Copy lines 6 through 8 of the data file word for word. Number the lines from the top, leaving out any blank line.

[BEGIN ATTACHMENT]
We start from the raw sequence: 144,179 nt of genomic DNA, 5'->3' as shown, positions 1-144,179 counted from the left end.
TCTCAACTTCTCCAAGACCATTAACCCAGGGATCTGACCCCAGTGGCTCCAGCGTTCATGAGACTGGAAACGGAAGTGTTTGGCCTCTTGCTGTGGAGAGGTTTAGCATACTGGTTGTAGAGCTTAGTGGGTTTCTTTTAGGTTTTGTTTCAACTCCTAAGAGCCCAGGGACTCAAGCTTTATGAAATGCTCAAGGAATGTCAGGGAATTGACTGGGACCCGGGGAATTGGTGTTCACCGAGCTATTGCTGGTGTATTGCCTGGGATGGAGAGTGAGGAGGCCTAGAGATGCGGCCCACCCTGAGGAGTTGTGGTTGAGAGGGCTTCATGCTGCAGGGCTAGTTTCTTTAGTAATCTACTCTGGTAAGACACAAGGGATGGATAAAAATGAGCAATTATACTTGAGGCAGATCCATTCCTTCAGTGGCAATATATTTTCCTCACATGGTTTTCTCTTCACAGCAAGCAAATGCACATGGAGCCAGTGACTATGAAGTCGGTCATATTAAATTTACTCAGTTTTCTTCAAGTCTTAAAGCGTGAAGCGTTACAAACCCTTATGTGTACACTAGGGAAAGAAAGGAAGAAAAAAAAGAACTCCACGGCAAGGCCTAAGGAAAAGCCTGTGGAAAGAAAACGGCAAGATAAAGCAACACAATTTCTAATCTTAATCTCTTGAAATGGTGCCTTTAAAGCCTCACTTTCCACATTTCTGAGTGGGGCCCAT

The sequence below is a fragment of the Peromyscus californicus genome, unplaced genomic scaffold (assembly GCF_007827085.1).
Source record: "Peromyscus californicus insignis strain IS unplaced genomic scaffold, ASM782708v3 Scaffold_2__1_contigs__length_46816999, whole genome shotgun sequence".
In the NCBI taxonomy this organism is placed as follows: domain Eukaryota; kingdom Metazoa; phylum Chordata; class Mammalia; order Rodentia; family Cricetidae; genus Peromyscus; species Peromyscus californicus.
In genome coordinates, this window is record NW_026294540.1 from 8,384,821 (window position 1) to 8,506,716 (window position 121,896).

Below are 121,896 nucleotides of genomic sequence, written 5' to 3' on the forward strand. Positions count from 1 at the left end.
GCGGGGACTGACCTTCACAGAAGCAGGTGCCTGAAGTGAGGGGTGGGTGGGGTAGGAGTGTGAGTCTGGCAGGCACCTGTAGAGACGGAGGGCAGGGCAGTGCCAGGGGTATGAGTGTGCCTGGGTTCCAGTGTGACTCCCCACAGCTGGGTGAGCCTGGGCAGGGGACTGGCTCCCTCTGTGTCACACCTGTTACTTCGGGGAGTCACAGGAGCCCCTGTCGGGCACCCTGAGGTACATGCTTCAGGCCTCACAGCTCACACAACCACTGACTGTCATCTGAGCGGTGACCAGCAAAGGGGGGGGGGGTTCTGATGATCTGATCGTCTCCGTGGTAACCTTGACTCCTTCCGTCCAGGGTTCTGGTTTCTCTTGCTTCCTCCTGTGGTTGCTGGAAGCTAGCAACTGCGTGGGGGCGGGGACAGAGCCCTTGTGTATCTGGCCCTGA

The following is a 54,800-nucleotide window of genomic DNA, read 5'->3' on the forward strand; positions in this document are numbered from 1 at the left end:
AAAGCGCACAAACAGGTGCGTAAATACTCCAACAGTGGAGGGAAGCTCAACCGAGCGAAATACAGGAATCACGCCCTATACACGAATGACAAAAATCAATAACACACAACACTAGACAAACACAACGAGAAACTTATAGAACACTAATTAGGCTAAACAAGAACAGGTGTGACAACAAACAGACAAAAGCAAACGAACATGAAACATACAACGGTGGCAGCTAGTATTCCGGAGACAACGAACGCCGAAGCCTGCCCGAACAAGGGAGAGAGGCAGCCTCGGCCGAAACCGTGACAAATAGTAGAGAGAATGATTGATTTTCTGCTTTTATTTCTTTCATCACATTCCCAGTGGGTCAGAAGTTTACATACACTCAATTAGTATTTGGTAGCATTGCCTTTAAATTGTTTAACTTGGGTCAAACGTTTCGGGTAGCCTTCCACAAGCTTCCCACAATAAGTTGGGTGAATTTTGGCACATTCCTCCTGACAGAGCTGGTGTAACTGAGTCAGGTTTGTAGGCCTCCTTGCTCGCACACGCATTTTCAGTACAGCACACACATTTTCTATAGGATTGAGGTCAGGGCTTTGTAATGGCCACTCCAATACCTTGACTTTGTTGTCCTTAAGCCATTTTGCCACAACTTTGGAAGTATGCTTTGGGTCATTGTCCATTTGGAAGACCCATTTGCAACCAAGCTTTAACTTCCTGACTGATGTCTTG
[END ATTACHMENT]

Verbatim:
In genome coordinates, this window is record NW_026294540.1 from 8,384,821 (window position 1) to 8,506,716 (window position 121,896).

Below are 121,896 nucleotides of genomic sequence, written 5' to 3' on the forward strand. Positions count from 1 at the left end.
GCGGGGACTGACCTTCACAGAAGCAGGTGCCTGAAGTGAGGGGTGGGTGGGGTAGGAGTGTGAGTCTGGCAGGCACCTGTAGAGACGGAGGGCAGGGCAGTGCCAGGGGTATGAGTGTGCCTGGGTTCCAGTGTGACTCCCCACAGCTGGGTGAGCCTGGGCAGGGGACTGGCTCCCTCTGTGTCACACCTGTTACTTCGGGGAGTCACAGGAGCCCCTGTCGGGCACCCTGAGGTACATGCTTCAGGCCTCACAGCTCACACAACCACTGACTGTCATCTGAGCGGTGACCAGCAAAGGGGGGGGGGGTTCTGATGATCTGATCGTCTCCGTGGTAACCTTGACTCCTTCCGTCCAGGGTTCTGGTTTCTCTTGCTTCCTCCTGTGGTTGCTGGAAGCTAGCAACTGCGTGGGGGCGGGGACAGAGCCCTTGTGTATCTGGCCCTGA